Many of you probably watched “60 Minutes” this evening and saw the segment about the Greenwood riot and massacre in Tulsa in 1921. And you probably heard about it last year during all the Black Lives Matter demonstrations.
The Tulsa community once known as Black Wall Street was attacked by white Tulsans, looted and burned. Some 36 square city blocks were destroyed. An estimated 150-300 residents were murdered. Of the 10,000 homeless survivors, 6,00 were herded into temporary internment camps.
During the “60 Minutes” segment, one individual spoke of being educated in Tulsa schools but never hearing about the massacre. Another mentioned calling out his Black History professor at OU, insisting that the professor was wrong, that he (the student) had gone to school in Greenwood and had never heard of the massacre.
I was not surprised to hear that. In fact, I was relieved. Relieved because I grew up in Oklahoma City, was educated in OKC schools, and graduated from the University of Oklahoma in 1965. I lived in OKC for the next 30 years, yet don’t recall ever hearing about the Greenwood incident before last summer. I’ve been questioning my own memory, but now I’m convinced the incident was never mentioned in my classes or textbooks. Not even in the required course on Oklahoma history. If people younger than I, who live(d) in and were educated in Tulsa, had never heard about it, then I’m reasonably sure I never did.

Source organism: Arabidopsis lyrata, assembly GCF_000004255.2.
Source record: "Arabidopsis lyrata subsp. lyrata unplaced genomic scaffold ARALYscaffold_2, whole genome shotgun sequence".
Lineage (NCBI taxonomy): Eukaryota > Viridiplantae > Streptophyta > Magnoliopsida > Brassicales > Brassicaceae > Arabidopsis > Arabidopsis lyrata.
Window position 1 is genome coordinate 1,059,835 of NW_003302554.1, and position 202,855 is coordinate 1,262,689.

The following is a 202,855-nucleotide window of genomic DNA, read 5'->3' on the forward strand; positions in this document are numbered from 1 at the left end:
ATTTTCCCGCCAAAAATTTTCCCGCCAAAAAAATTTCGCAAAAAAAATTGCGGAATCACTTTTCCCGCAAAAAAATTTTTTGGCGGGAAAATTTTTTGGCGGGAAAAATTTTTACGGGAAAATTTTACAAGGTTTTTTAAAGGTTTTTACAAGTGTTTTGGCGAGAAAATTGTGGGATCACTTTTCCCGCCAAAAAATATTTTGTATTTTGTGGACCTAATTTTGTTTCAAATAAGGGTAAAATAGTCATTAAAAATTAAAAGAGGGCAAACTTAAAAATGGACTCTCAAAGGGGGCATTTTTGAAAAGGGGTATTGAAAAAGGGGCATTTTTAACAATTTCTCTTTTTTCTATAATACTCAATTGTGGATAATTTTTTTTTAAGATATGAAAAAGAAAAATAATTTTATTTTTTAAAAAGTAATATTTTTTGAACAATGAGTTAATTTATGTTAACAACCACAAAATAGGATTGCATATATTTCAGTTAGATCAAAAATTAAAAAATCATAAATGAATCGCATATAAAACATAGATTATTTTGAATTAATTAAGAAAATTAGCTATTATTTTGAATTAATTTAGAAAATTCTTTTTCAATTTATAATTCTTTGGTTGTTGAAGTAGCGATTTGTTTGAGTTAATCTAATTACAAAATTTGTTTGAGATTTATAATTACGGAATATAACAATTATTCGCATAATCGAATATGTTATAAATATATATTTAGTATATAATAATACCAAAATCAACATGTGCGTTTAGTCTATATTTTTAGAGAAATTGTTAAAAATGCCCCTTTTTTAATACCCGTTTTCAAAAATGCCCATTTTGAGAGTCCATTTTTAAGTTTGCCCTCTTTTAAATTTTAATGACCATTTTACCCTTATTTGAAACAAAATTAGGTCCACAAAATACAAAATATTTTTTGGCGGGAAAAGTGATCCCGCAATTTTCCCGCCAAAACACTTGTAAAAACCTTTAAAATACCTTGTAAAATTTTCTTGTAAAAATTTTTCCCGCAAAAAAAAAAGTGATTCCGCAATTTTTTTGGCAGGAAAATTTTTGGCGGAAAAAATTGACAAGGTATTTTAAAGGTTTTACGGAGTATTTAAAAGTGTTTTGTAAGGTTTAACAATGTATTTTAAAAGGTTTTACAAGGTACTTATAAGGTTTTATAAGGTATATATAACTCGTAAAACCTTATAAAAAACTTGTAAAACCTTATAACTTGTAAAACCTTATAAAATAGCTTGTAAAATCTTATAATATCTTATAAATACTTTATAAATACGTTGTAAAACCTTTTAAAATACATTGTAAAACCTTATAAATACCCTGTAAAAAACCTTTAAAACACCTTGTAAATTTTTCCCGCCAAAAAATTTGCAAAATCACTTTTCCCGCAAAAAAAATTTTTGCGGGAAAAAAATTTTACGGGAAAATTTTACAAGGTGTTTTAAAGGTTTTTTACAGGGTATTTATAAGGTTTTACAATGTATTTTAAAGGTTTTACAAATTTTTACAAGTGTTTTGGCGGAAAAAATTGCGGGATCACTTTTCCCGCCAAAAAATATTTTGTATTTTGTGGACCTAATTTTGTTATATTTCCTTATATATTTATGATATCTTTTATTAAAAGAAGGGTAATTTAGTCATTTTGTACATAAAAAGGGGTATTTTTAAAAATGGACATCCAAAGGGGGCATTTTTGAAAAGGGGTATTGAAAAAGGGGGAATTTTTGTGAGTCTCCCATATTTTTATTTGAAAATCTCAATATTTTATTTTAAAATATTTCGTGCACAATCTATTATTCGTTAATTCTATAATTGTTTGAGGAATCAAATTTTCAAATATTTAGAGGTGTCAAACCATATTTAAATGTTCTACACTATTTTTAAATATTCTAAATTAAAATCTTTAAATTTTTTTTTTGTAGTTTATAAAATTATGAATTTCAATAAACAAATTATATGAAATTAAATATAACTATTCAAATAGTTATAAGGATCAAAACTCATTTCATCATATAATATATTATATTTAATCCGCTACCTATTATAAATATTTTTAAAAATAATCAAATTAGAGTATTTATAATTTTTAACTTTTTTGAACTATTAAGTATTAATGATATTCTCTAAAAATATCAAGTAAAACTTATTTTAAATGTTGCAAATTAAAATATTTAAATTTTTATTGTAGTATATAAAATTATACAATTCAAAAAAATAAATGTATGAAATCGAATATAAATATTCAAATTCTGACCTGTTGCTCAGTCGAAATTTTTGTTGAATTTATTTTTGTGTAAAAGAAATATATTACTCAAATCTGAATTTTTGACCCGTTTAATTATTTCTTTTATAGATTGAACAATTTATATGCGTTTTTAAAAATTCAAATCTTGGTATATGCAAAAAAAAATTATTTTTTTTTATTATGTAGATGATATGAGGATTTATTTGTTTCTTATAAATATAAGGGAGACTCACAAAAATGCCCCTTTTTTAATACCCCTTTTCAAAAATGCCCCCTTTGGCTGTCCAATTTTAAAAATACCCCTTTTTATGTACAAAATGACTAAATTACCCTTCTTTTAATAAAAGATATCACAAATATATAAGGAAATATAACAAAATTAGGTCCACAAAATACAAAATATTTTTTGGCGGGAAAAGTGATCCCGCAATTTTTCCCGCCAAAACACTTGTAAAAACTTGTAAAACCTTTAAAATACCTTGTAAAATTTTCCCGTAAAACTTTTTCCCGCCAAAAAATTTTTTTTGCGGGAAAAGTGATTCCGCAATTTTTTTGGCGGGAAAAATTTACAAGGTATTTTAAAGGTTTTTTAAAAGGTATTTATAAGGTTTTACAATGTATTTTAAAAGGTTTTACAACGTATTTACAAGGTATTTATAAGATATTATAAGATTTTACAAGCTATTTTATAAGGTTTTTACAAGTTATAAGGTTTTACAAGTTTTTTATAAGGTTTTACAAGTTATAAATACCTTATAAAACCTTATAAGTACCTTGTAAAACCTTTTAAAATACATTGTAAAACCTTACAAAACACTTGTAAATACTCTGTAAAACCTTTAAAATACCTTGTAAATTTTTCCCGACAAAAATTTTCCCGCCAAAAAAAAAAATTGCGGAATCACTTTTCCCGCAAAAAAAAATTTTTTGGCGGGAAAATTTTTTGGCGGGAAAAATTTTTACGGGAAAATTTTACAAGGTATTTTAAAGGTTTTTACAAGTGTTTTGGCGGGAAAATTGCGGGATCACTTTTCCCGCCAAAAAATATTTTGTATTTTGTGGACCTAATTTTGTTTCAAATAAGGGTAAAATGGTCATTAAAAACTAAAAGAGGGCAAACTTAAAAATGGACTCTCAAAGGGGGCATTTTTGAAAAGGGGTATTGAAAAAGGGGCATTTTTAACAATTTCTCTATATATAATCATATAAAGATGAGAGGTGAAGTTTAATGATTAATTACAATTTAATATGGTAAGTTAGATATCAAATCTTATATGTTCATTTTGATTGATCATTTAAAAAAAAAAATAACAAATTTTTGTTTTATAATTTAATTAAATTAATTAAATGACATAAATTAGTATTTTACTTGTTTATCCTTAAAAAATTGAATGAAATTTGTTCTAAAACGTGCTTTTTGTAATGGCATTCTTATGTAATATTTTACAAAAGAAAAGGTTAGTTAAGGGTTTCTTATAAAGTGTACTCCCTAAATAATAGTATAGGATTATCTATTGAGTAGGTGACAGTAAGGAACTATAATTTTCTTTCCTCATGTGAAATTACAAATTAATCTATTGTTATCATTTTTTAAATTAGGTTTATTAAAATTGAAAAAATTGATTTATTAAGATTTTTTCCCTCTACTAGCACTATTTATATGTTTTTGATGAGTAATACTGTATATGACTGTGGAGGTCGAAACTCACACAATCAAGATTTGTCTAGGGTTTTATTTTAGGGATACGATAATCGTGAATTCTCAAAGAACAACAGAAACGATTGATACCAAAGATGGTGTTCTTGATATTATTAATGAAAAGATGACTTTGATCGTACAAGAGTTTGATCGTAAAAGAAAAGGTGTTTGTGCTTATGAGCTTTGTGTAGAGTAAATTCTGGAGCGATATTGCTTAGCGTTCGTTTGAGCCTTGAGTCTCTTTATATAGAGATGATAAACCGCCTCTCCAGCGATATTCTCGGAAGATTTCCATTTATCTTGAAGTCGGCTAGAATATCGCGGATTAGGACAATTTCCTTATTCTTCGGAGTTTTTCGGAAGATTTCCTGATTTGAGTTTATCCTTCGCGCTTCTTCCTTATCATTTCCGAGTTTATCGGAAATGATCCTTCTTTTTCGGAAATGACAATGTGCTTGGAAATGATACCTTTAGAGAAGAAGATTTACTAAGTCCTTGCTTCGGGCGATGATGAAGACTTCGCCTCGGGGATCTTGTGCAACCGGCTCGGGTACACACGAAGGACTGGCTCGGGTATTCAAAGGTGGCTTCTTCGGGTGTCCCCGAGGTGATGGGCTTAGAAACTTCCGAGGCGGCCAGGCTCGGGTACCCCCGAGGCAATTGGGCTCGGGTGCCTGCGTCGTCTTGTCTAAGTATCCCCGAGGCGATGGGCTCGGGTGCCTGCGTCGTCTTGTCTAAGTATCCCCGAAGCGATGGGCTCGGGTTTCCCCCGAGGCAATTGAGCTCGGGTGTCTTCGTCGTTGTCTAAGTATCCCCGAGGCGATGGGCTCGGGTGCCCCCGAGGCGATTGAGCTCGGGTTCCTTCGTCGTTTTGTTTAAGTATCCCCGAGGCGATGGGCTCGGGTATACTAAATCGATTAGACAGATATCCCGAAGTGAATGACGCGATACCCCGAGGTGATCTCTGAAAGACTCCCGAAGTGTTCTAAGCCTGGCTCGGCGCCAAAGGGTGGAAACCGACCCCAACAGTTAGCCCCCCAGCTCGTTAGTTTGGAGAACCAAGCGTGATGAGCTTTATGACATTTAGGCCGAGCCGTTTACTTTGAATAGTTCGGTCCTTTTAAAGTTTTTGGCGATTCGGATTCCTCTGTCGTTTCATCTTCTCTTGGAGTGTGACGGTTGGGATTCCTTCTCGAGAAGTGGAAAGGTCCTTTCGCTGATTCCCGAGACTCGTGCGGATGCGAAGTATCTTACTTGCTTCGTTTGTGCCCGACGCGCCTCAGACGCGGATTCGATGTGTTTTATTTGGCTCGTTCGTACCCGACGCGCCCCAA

I’m shocked but not surprised that something so historically significant was, in essence, hidden from me. And apparently, from many in the next generation or two. No wonder it’s taken so long to sort out this nation’s race problems. Like those Tulsans on “60 Minutes,” I didn’t know what I didn’t know.
NOTE, May 26: I’ve been hearing a lot this week about the Greenwood massacre, since it’s the 100th anniversary. It seems almost no one had heard of it. Truly shocking that such an event could have been hidden so well for so long from so many people.